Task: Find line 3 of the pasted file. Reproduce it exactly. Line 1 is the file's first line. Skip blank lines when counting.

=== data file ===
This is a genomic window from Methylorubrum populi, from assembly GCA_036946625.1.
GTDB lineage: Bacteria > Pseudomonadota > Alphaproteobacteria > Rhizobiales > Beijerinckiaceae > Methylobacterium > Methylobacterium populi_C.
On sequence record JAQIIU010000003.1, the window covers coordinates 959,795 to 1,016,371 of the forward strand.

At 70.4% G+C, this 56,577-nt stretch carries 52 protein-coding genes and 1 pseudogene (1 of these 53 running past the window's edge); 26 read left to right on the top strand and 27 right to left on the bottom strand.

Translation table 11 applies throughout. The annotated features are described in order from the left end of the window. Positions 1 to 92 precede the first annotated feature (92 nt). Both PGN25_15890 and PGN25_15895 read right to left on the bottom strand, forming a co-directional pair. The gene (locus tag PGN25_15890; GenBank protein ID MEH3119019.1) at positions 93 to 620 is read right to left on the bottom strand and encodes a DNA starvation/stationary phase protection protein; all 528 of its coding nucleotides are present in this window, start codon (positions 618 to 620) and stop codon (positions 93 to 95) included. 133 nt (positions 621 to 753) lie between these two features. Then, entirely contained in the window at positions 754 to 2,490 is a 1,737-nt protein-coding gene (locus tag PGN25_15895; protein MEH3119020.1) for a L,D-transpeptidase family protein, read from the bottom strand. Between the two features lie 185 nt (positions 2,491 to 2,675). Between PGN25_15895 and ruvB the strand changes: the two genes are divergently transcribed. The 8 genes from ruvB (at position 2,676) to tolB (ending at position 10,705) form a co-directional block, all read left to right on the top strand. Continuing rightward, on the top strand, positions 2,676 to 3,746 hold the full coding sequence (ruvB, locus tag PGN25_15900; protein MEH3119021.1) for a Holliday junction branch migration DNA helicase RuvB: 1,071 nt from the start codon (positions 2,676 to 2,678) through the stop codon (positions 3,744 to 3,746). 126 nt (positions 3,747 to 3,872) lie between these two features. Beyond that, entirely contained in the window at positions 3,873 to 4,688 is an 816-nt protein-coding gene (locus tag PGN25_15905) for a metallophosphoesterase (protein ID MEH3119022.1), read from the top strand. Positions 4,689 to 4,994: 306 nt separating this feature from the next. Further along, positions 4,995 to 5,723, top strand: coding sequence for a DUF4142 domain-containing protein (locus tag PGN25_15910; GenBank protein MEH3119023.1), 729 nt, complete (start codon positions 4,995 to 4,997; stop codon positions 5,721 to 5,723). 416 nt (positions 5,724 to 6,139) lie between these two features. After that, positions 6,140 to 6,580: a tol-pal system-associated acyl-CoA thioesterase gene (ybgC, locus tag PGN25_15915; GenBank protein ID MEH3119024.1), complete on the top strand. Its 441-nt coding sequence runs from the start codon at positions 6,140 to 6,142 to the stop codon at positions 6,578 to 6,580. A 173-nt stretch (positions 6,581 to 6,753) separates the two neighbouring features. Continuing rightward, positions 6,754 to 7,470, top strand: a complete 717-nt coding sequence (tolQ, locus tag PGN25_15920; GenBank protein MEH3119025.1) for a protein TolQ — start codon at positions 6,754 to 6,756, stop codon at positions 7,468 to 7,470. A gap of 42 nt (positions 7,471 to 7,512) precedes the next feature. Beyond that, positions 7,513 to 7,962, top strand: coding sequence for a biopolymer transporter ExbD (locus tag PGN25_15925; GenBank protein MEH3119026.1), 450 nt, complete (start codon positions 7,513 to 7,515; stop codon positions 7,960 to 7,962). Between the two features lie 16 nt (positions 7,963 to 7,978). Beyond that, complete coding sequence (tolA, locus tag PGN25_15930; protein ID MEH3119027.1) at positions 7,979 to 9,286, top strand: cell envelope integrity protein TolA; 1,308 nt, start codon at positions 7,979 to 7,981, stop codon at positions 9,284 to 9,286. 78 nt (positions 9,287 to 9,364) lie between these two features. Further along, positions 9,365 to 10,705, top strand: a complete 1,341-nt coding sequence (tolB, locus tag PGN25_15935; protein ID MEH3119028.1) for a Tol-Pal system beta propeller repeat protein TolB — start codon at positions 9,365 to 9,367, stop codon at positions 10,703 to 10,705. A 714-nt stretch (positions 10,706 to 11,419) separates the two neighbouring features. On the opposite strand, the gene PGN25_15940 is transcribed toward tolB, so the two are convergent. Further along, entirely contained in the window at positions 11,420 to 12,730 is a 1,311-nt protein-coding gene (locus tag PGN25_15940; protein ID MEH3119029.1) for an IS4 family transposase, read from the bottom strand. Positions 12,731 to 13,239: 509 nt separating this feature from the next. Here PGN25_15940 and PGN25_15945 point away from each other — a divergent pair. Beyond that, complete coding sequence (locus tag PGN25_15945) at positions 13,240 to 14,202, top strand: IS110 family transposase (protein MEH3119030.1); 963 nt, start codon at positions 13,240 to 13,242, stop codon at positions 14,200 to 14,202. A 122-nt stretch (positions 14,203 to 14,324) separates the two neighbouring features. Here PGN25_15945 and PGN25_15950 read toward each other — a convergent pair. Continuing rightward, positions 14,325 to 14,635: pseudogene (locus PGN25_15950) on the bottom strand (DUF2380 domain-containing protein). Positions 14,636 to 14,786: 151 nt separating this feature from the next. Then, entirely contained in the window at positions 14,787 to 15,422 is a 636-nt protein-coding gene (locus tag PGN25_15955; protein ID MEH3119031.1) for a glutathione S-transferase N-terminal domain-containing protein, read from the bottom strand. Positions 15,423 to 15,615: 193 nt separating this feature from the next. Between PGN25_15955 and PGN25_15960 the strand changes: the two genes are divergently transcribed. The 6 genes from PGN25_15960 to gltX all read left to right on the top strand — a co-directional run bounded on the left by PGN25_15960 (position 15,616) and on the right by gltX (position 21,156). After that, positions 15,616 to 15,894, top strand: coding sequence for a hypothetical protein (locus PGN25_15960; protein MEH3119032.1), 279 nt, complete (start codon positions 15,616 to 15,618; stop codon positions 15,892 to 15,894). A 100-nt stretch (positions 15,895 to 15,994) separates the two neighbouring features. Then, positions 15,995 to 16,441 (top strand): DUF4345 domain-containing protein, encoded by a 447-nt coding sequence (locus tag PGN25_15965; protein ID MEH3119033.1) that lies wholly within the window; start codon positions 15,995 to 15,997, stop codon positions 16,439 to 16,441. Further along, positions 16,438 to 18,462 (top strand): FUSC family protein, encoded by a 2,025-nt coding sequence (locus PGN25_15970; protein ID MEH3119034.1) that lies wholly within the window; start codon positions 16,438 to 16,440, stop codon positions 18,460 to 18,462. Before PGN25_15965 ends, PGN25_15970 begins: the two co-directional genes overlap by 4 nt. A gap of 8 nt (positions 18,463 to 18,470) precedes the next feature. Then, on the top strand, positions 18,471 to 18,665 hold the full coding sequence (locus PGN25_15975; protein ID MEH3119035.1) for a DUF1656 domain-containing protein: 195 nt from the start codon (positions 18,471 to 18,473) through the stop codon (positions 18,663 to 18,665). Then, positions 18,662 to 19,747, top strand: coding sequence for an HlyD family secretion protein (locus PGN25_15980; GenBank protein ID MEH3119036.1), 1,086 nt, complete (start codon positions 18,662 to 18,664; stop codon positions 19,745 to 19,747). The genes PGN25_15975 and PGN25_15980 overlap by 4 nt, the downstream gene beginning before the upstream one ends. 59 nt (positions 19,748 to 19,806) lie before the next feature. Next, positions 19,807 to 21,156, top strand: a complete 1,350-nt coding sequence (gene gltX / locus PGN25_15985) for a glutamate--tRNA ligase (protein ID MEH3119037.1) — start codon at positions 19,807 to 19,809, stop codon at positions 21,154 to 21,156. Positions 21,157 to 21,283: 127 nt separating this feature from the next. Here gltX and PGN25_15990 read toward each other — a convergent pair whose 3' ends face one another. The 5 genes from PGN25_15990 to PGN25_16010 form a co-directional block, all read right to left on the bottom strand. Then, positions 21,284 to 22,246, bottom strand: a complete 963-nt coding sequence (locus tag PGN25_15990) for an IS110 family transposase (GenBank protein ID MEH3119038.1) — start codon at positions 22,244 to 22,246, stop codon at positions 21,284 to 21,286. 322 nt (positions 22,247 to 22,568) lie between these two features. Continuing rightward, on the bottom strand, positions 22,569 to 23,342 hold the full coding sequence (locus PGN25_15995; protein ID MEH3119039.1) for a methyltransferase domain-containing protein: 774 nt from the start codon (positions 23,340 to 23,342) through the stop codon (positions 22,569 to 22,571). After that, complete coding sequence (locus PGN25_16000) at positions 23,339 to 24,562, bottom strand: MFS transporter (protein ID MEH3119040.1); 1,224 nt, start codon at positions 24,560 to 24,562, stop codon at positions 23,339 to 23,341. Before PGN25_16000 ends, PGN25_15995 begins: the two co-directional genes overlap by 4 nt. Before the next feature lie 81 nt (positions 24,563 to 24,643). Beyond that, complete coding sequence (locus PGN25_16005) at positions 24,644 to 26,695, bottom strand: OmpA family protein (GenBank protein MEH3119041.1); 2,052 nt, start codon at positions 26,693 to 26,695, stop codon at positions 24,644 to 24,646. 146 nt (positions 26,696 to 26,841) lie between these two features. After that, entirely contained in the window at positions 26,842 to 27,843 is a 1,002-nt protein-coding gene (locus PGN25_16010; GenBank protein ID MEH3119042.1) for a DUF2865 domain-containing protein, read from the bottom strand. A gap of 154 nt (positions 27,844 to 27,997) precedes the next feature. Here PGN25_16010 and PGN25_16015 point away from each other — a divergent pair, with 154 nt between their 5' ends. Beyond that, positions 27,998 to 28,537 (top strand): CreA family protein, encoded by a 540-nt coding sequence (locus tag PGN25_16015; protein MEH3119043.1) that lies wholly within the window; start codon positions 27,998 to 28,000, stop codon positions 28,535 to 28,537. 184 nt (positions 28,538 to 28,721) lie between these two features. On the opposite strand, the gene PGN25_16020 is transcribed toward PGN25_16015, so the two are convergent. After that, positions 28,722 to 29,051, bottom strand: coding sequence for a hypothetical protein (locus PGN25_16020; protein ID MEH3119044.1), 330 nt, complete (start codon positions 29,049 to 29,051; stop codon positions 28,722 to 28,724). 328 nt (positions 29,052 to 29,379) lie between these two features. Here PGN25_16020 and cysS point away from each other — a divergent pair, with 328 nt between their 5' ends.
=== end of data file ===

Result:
On sequence record JAQIIU010000003.1, the window covers coordinates 959,795 to 1,016,371 of the forward strand.